In this case, however, the problem with the use of microchannel plates (MCPs) is that the linear range of output/input is limited in principle. In particular, the linearity of a microchannel plate is determined by a strip current value intrinsic in the microchannel plate. The linear range of output/input is narrower and indicated by three digits; in the case of a secondary electron multiplier, the range is wider and indicated by 5 digits. The strip current also acts to neutralize the electric charge of secondary electrons produced by the microchannel plate. It is known that the microchannel plate starts to saturate when the average output current of the microchannel plate is 5% to 6% of the strip current.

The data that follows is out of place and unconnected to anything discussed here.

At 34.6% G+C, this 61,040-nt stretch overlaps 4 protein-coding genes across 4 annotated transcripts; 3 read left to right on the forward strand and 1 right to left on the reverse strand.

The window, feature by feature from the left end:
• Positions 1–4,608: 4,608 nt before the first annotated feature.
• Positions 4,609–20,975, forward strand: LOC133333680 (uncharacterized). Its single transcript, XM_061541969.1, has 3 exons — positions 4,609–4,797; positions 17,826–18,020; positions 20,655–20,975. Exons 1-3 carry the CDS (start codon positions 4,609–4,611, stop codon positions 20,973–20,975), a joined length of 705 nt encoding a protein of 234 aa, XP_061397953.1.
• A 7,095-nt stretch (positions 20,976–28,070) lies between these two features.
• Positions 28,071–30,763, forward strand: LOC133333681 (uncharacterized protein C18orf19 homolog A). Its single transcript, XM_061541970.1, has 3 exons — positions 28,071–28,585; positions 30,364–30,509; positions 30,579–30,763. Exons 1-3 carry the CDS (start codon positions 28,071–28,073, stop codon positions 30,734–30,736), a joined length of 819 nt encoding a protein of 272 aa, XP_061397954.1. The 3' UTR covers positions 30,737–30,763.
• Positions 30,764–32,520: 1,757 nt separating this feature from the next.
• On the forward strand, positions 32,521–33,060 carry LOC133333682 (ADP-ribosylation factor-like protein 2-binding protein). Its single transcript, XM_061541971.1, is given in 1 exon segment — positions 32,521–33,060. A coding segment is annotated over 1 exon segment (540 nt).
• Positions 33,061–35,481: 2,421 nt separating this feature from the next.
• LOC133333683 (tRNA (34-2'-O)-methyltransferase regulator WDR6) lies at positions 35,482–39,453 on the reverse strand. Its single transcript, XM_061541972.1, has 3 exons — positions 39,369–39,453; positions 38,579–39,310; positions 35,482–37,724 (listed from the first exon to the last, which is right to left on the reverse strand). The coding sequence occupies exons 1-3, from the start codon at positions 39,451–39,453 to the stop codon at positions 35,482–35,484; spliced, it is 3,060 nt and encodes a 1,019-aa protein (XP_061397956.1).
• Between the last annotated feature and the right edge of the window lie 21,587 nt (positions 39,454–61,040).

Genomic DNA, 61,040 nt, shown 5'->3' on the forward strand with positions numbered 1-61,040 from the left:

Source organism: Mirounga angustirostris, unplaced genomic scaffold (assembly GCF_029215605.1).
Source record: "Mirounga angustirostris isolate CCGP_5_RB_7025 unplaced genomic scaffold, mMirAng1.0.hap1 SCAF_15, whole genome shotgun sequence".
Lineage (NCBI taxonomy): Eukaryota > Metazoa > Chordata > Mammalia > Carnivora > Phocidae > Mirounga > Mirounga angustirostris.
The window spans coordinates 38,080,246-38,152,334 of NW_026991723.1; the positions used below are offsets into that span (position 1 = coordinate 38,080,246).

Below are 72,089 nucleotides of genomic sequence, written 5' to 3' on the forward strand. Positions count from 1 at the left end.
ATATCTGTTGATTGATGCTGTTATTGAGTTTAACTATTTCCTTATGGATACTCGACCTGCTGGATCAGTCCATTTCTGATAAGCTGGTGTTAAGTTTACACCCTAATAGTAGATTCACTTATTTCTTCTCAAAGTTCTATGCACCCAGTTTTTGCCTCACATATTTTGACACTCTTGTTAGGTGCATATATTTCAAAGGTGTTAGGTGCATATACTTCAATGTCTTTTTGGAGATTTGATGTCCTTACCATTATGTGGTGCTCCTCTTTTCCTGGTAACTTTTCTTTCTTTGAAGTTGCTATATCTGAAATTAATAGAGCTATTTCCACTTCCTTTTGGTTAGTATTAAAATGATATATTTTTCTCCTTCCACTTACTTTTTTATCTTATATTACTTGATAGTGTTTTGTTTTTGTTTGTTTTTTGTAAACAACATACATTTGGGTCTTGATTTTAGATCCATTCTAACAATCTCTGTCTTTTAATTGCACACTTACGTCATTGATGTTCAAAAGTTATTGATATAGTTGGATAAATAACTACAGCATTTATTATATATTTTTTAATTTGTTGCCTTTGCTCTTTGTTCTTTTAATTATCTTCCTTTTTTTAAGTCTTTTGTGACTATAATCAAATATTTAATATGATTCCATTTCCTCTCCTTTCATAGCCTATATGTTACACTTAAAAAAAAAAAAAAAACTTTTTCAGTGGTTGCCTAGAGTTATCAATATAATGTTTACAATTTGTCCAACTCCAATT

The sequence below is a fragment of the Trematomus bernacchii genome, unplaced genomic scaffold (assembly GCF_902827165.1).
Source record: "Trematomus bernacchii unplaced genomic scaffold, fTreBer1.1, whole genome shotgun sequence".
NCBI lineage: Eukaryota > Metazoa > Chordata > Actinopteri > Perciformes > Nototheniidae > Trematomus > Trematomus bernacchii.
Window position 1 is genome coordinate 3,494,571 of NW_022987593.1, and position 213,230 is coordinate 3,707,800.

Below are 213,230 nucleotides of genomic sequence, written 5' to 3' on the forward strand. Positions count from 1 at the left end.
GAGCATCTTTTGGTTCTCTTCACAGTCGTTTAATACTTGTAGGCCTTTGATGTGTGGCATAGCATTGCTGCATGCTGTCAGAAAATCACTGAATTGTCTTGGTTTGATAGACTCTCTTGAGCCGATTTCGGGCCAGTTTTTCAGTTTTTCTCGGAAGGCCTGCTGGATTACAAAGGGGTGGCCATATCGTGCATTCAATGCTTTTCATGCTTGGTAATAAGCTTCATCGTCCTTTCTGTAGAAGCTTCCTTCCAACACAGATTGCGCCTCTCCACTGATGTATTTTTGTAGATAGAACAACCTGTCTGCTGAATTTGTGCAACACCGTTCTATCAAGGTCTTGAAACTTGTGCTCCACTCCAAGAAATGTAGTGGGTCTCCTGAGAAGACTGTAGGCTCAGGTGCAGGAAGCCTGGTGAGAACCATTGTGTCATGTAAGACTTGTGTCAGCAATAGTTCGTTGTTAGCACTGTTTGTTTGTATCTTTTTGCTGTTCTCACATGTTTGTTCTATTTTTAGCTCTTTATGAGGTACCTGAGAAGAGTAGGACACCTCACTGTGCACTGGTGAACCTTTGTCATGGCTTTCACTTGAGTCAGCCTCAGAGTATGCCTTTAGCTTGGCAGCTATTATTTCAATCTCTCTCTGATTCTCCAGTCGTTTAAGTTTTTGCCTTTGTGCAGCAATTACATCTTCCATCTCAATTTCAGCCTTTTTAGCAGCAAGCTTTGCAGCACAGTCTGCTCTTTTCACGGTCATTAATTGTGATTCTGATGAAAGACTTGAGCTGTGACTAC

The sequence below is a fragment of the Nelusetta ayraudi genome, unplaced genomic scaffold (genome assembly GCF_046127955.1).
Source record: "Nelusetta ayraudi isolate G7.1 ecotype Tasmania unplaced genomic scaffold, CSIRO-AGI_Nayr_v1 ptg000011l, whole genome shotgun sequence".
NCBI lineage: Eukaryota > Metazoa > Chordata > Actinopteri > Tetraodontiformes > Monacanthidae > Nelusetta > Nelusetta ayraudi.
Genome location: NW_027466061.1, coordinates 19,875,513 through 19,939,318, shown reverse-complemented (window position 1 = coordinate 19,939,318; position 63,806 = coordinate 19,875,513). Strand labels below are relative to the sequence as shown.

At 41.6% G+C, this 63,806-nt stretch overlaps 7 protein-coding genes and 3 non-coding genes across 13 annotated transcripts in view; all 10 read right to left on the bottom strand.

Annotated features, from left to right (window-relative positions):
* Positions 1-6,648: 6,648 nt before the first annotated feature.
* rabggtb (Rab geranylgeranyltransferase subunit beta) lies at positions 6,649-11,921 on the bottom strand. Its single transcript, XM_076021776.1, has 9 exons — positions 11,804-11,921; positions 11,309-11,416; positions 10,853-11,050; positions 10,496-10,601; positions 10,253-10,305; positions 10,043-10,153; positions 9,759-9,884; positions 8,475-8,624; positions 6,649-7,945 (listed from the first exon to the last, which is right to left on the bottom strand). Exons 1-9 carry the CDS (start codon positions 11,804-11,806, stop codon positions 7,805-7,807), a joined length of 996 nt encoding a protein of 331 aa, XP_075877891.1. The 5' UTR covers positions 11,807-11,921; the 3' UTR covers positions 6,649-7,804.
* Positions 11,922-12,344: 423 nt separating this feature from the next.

Of course, where the gain of the microchannel plate is set high, secondary electron-saturation of the microchannel plate tends to occur. Once such saturation takes place, the time taken to neutralize secondary electrons by the strip current is on the order of microseconds (μs). If more secondary electrons are produced, the time is increased. The microchannel plate is insensitive, i.e., in a dead-time state, until the neutralization is completed. The outputs indicative of peaks of ions impinging during this insensitive period are zero. Peaks indicating these ions are absent from the mass spectrum. If the microchannel plate saturates repeatedly, deterioration of the microchannel plate is accelerated, thus shortening the lifetime.

As an example, it is assumed that a dead time of 1 μs occurs. We now discuss what mass spectral range is absent from the produced ion spectrum. Where a monovalent ion having a mass of M Da (dalton) is accelerated by V volts and travels L cm through a free space, the flight time is approximated by: t TOF 0.72 L ( M V ) ( 2 )

where L is flight distance in cm, M is the mass of the ion in Da, and V is the accelerating voltage (in volts) for the ion.